U.S. Warns Iranian Oil Tankers May Be Courting ‘Environmental Disaster’

RFE/RL
Radio Free Europe
Radio Liberty

November 8, 2018

The United States is warning other countries not to allow Iranian oil tankers into their ports, saying the tankers not only could incur penalties under U.S. sanctions but may be courting “environmental disaster.”

The State Department warned the global shipping and insurance industries on November 7 that as part of Washington’s “maximum pressure campaign” to get Iran to change its behavior, insuring Iranian tankers will now incur penalties under the sanctions reinstated this week.

Brian Hook, the special U.S. representative for Iran, said that as major insurers withdraw coverage from Iranian vessels, Iran will likely turn to domestic insurance companies that will not be able to cover losses for maritime accidents that could run into the billions of dollars.

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New Law Requires Widespread Testing for Unregulated Contaminants

Jenner & Block LLP
Steven M. Siros

October 26, 2018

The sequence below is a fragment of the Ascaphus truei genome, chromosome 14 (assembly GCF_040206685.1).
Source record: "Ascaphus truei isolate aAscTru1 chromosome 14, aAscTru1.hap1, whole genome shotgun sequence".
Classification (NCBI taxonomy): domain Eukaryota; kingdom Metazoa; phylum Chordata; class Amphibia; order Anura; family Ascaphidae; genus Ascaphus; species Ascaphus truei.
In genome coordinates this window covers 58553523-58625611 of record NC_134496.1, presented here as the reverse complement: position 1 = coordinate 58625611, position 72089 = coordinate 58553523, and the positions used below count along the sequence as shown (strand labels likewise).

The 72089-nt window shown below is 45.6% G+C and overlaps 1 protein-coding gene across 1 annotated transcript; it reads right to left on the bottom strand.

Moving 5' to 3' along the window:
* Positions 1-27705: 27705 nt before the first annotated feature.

On October 23, 2018, President Trump signed into law America’s Water Infrastructure Act of 2018 which, in addition to authorizing federal funding for water infrastructure projects, also requires drinking water systems serving more than 3,300 people to test for unregulated contaminants pursuant to U.S. EPA’s Unregulated Contaminants Monitoring Rule (UCMR). Prior to this new law, only drinking water systems that served more than 10,000 people were required to monitor for unregulated contaminants. Contaminants covered by the UCMR include PFOA, PFOS, 1,2,3-TCP, hexavalent chromium and 1,4-dioxane. This new testing requirement, which goes into effect in 2021, is expected to add more than 5,000 drinking water systems to the list of systems that are required to test for these unregulated contaminants.